The user layer is intended for data / result visualizations and platform administration with the following components:
Kibana, Grafana and Zeppelin for data and result visualizations
Cerebro, The Spark Console, the Kafka Manager and the Mesos UI for platform administration
Docker is used to operate and manage services and components along with systemd.
A typical Eskimo application architecture can be illustrated as follows:
The above schema illustrates typical data flows within Eskimo
Currently, in this early stage, Eskimo runs only on Linux since it has dependencies on shell scripts and docker
to build package images. In the next version (within a few weeks), the possibility to download pre-built packages will
be added to eskimo and make it possible to run eskimo on Windows.
Aside from this dependency on shell scripts and docker to build images, eskimo runs runs theoretically perfectly on MS Windows. One may want to give cygwin a try regarding this shell dependency.
Some noteworthy elements need to be beared in mind regarding eskimo prerequisites.
Eskimo needs Java 8 or greater to run.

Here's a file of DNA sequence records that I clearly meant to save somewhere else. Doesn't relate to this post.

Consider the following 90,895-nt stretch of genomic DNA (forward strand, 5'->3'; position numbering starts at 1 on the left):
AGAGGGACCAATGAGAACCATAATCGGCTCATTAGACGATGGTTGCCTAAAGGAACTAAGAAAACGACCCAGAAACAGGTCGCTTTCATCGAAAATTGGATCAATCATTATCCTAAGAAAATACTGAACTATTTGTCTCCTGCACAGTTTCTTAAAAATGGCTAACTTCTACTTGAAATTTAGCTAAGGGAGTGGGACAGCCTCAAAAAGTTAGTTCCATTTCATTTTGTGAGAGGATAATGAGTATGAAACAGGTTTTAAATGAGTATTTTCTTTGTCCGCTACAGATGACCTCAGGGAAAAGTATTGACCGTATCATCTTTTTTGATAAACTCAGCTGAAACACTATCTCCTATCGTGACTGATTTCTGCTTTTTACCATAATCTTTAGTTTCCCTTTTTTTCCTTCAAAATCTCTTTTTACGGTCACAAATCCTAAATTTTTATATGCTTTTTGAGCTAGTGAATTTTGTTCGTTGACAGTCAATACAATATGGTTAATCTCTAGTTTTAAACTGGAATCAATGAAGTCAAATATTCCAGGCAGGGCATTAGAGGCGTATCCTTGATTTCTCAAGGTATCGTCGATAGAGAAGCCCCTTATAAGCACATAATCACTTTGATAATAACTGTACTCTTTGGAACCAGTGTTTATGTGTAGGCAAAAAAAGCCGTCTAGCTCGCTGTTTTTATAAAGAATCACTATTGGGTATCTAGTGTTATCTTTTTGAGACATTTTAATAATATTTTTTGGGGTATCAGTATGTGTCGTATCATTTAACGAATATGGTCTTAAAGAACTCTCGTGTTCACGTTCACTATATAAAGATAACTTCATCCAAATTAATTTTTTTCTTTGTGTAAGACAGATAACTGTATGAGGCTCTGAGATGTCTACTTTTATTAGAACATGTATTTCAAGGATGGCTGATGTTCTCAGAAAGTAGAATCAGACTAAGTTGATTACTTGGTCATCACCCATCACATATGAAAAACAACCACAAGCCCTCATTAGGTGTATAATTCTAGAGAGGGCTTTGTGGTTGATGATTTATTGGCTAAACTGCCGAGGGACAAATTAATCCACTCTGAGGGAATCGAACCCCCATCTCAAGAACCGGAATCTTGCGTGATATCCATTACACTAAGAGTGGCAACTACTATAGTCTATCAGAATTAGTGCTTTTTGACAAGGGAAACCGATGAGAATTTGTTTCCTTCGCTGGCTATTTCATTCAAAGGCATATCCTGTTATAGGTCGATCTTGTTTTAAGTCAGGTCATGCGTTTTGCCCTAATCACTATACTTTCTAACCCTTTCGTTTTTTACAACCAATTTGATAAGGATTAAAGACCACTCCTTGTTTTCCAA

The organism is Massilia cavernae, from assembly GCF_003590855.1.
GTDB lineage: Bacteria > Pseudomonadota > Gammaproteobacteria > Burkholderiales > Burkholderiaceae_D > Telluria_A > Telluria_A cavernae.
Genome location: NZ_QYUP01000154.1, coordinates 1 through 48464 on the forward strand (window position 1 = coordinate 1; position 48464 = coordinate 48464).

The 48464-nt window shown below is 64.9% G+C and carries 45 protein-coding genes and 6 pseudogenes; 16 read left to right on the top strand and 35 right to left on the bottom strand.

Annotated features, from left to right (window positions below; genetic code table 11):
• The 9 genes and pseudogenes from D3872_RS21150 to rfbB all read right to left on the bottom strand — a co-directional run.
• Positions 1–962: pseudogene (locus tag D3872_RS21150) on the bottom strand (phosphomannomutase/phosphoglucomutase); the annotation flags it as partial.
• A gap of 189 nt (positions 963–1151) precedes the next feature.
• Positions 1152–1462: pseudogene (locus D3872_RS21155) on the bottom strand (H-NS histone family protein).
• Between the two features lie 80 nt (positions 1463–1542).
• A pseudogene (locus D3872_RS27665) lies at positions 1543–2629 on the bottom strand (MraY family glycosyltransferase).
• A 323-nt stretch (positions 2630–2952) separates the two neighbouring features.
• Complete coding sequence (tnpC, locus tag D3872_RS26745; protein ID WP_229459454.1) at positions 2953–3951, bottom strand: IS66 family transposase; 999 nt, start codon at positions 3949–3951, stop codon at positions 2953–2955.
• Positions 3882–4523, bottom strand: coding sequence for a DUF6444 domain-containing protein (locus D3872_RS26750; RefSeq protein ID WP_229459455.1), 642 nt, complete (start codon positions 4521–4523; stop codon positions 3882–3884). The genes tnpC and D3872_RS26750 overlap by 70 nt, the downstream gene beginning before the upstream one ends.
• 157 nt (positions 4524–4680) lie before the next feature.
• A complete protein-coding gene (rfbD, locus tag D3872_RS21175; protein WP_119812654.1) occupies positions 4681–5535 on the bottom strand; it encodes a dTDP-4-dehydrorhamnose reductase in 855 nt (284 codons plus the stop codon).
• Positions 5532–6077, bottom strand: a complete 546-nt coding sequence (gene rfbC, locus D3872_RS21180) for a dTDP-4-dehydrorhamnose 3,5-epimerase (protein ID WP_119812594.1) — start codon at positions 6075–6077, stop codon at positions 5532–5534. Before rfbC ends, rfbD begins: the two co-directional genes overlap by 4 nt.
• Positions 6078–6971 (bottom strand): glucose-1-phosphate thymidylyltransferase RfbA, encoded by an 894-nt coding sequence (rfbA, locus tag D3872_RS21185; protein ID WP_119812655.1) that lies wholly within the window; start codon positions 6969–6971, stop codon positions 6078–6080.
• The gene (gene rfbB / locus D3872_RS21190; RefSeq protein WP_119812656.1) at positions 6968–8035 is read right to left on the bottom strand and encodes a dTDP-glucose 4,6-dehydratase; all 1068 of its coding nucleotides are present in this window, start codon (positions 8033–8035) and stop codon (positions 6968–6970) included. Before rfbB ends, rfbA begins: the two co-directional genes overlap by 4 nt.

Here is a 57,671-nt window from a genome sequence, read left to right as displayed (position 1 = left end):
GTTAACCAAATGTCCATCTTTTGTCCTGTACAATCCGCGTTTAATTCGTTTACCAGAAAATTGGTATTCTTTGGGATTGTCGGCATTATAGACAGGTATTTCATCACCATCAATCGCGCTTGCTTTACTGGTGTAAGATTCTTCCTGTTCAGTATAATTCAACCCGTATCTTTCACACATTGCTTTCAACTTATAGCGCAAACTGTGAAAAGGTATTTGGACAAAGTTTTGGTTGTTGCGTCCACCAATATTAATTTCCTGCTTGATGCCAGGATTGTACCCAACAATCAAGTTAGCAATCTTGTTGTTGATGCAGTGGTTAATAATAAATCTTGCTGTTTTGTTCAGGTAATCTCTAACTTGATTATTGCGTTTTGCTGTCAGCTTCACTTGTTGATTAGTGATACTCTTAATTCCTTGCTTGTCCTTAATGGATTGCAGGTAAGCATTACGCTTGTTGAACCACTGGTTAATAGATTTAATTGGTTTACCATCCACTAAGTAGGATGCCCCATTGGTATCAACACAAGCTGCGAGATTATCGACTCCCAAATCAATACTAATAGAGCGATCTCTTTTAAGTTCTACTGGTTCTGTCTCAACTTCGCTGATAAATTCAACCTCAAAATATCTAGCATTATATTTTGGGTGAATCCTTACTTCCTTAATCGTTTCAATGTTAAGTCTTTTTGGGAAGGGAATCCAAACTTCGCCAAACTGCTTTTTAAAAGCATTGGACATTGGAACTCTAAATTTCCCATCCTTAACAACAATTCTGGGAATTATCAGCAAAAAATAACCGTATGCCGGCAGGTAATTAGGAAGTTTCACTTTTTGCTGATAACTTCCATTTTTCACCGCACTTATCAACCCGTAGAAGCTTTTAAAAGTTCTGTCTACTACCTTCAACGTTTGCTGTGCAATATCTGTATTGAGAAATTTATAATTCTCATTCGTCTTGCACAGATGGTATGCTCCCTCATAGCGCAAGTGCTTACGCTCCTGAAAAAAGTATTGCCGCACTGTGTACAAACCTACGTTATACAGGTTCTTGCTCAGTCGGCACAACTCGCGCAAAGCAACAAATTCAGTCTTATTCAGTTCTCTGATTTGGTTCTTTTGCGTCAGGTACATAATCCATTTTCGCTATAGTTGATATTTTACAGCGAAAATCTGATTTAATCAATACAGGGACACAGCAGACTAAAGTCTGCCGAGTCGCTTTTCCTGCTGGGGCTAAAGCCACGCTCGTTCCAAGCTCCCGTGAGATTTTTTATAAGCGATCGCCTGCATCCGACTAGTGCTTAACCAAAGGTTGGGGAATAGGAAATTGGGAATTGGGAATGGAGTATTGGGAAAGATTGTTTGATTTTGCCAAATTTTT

In addition, one needs to have either
java in the path or the
JAVA_HOME environment variable properly set in prior
to starting eskimo.
Use for instance the following commands on Linux:
export JAVA_HOME=/usr/local/lib/jdk-9 export PATH=$JAVA_HOME/bin:$PATH
(You might want to put above commands in your
And for instance the following commands on Windows
set JAVA_HOME=C:\programs\jdk-9 set PATH=%JAVA_HOME%\bin;%PATH%
Linux distributions successfully tested with Eskimo and officially supprted are the following:
Debian Stretch and greater
Ubuntu Xenial and greater
CentOS 7.x and 8.x
Fedora 29 and greater
In case a firewall (firewalld or simple iptables configuration) is installed on eskimo cluster nodes, then the following port numbers need to be explicitly open (for both UDP and TCP) for inside eskimo cluster communications:
[cerebro] : 9000
[elasticsearch] : 9200, 9300
[gdash] : 28180